What should I feed my turkeys to get them fat and juicy??


9 Years
Jul 16, 2010
Mason, MI
I have BB whites, six of them. They are about 22 weeks old. We want to butcher a few for Christmas. What should we be feeding them to get the best flavor and tenderness?? They are getting huge on the 20% we were giving them. How often should I let them free range? Free choice? I want fatty birds.

Thank you

About 7% is what commercial turkeys are finished on.

At 22 weeks they do not have much time left if they have grown normally. If they are commercial strain turkeys they should weigh 42 lbs or more (toms) and 22 lbs (hens)
For the best tenderness, don't let them walk much or try to fly much, with BBB or great whites that's not hard to do. as far as taste we found that grasses and weeds is the best if they will eat it. You can also use fancy scratch, it's cracked corn and assorted seeds if they will eat it it's a good compromise for not being able to free range. Free ranging of 3 to4 hours a day will change the taste vs no free range. When a turkey gets fat they put layers of fat between the skin and muscle, the fat creates those dripping that are used for basting the turkey, this is where a lot of that extra flavor is at. Corn puts fat on, seeds, weeds, and seeds give it that different taste. You can use layer feed with a little turkey feed mixed in this can slow the growth a little.

Yesterday was butcher day here, butchering a large BBB tom is no fun. if they get their wings free and start flapping them there weight seems to double. If you scald before plucking the hot water adds weight also so you may need something to help get them out of the scalder. The big Tom's we didn't keep them whole since we have nothing that we can cook them in, we just took the breast meat, thighs and legs I guess there is about 10 or more pounds of meats for each tom. For those birds that we took the meat we did not remove there insides, just plucked feather on their legs and breast and then cut the meat off.

You also need to let the meat rest between the butcher and freezing or cooking if you don't the meat won't be tender. At least 24 hours is good 48 hours is better you can combine the marinating/brine soaking with the resting time. During this period you should try to keep then at a temperature of 34 degrees or close to it. since most refrigerators only go down to 37 this usually works.
I am finishing up my chicken coop and have my flock of Australorps arriving on the 21st. I am building a Turkey coop and run between the hog pin and chicken coop and this post is an eye opener. At 5 1/2 months Toms will be at 42 + pounds? I already have my order in for BB Turkeys next year but had no idea that they grew that fast.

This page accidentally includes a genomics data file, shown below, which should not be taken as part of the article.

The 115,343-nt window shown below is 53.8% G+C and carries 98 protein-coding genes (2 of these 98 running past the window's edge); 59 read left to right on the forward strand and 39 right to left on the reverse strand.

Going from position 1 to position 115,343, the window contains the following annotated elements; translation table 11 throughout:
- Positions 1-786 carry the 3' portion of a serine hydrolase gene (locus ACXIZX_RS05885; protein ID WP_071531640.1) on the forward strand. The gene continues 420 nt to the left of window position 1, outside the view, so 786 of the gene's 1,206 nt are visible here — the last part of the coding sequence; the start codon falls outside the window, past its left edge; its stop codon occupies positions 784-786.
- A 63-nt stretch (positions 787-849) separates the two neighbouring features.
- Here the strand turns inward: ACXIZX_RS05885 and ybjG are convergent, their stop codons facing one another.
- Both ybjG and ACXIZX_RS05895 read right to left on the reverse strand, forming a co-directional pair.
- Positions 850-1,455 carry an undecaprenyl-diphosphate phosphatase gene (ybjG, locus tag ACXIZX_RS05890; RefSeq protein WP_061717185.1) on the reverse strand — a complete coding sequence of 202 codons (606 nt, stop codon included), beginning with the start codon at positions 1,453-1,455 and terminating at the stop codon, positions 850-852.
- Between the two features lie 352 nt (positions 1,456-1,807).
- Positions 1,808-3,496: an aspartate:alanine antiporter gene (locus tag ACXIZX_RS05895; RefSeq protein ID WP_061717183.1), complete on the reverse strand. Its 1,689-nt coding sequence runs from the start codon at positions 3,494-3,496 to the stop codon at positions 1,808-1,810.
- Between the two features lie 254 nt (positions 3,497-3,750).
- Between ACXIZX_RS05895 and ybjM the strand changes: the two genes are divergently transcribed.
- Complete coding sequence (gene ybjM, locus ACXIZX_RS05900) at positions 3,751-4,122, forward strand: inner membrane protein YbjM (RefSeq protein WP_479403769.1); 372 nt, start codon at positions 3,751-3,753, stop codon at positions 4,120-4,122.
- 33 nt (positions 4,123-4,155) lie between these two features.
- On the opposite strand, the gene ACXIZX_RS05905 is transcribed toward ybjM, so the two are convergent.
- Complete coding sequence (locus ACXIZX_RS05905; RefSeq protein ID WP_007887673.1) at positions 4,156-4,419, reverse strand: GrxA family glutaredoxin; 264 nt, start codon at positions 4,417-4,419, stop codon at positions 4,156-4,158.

I am not new to raising birds since we raised and bred all sorts of parrots, (had over 100 in the house at one time, keets, teils, lovebirds, pockets, and misc other parrots) but I am new to meat birds such as the chickens that I have coming and the Turkeys I have on order.

42 Pounds in 5 1/2 months is way over the top of anything I have ever even thought of when it came to Turkeys.
At 22 weeks. those birds should be fairly large, almost like 46 pounds and more. at 18 weeks, mine were 42.5, of course it depends on if you have the bronze or the whites. whites tend to get a little larger/require less time to get large. What we do to add fat, is a week or two before your butcher date, is to switch their food to Turkey Finisher. It should have a 18% protein, or around there. and have a larger fat content. also if you have been feeding them turkey starter/grower, its medicated to protect agianst coccidiosis. So, its always good to give them some withdrawl time from all medication, even if it doesn't require a withdrawl time.
I began raising turkeys to have healthy food for my table. I have a inflamatory disease. I need to avoid foods high in Omega 6 because it will make my pain flair. I wish I had grass to have grass feed turkeys. Grass feed animals are highier in Omega 3 because they eat seeds. Corn is often feed to fatten because of the high fat. But that defeats the whole purpose and makes your meat high in Omega 6, making it the same as store bought food. I think the type of fat you feed is something to think about if health is a concern.
Three genetics providers supply virtually all of the turkeys used in commercial production. They are not genetic lines that are recognized by the APA and listed in the Standard.
These type birds are generally available from Class B hatcheries and may or may not be described as Nicholas, Hybrid or BUTs.
I have seen commercial toms weigh 58 lbs at 22 weeks. This is, however, the high side of a 48 to 50 lb average. I hAve seen market show turkeys of the same breeding fed to 50 lbs at 20 weeks on special diets.
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